Doctor of Leadership in Global Perspectives: Crafting Ministry in an Interconnected World

From Fad to Discernment

Written by: on September 3, 2015

When Good to Great came out in 2001, the hype of the book extended all the way to a growing church in Gig Harbor, Washington. Our Executive Pastor who loved all things Patrick Lencioni, Stephen Covey, and John Maxwell decided we, as a staff, needed to read the Jim Collins’ book together. The concepts of the hedgehog, the flywheel, and Level 5 leadership became the common language in our culture as we looked at programs, desired number growth, and effective staff interactions. Much good came out of the conversation in defining “great” within a church context (even prior to the “Social Sectors” monograph which Collins added later) with an atypical disciplined approach. The grappling forced us to look at what was important and distinct for our local environment.

However, I will confess to a distinct distaste to what the continued conversation from Good to Great created over time with “getting people off the bus.”   Some staff seat positions were rearranged with changes that needed to occur. But what broke my heart, and eventually ended up contributing to my decision to leave the church staff, was the overconfidence effect that came into play as the Senior and Executive Pastors began to systematically remove staff members because they weren’t the “right fit.” Those on the bus had to agree with the definition of effectiveness developed through the process.  To be exact, effectiveness became predicated on the number of new parishioners, superseding the focus on how to deepen relationships with God and others. The “great” became a question of quantity, not quality.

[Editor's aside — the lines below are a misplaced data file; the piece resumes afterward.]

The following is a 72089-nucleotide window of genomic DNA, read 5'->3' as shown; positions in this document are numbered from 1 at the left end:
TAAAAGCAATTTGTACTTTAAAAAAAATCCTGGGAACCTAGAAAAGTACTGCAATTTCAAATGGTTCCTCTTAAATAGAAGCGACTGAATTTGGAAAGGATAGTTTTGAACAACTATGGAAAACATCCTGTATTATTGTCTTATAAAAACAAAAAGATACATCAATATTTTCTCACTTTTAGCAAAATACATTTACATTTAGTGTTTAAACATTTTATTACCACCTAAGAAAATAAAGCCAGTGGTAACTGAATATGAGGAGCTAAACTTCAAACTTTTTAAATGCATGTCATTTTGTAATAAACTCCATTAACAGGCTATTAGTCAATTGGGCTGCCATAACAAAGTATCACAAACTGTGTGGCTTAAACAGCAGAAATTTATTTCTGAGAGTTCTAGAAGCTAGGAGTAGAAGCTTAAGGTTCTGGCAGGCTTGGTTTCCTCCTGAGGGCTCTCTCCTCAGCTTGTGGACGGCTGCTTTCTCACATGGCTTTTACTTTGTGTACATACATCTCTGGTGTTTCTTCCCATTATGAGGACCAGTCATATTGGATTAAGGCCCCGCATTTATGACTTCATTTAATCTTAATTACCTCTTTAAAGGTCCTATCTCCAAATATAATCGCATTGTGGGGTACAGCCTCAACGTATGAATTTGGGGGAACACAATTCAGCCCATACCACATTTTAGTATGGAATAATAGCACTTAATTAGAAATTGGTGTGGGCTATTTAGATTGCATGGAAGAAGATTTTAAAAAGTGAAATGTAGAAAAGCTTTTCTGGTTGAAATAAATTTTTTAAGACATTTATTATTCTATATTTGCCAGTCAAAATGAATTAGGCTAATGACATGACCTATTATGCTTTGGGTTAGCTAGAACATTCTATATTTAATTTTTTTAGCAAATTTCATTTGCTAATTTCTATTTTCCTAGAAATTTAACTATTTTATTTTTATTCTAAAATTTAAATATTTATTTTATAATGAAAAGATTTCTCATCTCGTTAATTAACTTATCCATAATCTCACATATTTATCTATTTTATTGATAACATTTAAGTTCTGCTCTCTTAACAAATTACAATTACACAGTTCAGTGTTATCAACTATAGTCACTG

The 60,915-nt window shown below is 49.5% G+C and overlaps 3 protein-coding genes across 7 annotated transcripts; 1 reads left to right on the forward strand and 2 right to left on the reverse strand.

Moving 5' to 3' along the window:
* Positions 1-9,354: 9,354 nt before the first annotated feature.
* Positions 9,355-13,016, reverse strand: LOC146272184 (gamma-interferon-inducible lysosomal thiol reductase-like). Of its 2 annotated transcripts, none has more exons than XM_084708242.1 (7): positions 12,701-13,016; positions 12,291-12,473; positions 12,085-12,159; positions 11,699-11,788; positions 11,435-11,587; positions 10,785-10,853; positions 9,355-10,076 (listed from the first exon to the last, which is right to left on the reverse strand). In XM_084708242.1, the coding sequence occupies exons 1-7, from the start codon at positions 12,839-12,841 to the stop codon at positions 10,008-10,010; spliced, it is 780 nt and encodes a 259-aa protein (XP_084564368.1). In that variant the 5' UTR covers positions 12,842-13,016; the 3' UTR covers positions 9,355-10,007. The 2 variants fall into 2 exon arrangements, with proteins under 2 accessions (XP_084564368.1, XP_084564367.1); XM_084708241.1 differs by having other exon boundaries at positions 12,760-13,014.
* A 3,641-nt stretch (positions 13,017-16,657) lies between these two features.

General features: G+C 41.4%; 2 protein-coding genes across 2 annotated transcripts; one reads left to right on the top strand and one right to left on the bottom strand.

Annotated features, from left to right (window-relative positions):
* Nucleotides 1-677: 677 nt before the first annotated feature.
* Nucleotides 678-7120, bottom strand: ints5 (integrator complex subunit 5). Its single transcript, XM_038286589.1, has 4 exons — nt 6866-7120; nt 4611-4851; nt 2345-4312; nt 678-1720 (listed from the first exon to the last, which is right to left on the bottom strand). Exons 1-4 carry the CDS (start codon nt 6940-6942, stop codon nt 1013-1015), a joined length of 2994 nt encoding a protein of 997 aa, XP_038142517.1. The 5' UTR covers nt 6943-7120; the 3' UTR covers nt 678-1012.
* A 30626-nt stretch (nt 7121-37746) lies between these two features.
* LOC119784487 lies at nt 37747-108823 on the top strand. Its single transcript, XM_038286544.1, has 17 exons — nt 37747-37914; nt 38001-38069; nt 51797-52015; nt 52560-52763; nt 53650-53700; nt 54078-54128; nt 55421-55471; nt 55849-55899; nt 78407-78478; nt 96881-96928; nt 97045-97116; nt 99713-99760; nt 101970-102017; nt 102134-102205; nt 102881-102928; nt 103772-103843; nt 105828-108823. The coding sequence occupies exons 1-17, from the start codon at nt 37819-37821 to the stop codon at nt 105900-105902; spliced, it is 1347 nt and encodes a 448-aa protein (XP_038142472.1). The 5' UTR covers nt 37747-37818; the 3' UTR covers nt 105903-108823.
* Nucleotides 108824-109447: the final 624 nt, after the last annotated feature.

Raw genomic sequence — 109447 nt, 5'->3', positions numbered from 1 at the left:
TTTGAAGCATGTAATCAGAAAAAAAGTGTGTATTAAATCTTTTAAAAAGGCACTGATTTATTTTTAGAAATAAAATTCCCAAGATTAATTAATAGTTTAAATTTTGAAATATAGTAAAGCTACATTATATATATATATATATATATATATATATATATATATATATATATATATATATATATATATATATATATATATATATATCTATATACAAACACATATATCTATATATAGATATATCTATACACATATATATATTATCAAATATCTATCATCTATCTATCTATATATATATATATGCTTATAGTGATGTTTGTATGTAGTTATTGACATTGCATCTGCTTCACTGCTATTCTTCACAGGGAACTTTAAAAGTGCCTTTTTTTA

Over the next five years, staff changes created a revolving door whenever a staff member chose to disagree, or even simply ask for a longer period of time to decide, with an upper level decision. While a staff needs to work together for a culture to function well, disagreement with how things are done does not mean the culture is being undermined, rather it can create a healthier culture.

I do not blame Good to Great, especially in light of how Collins took to evaluating the value of his concepts for the Social Sectors. Rather, this type of book, as well as others along the way, serves as a reminder that fads can actually harm if discernment is based only on the “new best thing.” Even as Collins learned along the way, it is better to “invest more time being interested.”[1] During that season while on staff, our desire for being cutting edge was to be interesting/exciting, instead of listening and pausing around what the whispers of the Holy Spirit were offering.

In retrospect, I appreciate my simultaneously required (through my Masters program) reading from Paul Hiebert’s anthropological work on “bounded sets” vs. “centered sets.”[2] Bounded sets by definition are static, about the boundaries of who is in and out. Centered sets are dynamic where the movement is toward the center, rather than focusing on the boundary.[3] Hiebert’s description of how missionary work effectively draws in others appeals me to me with the focus on the center of what’s most important. I am drawn to that focus of being centered, rather than defining who is on and off the bus. I recognize the need to make those hard decisions when there isn’t a “right fit” appreciating Collins’ words on eliminating a culture of “niceness”[4] that can undermine the purpose of an organization. However, when the focus is only on who is in and who is out, or “in or off the bus,” something is lost in the desire for quantity over quality.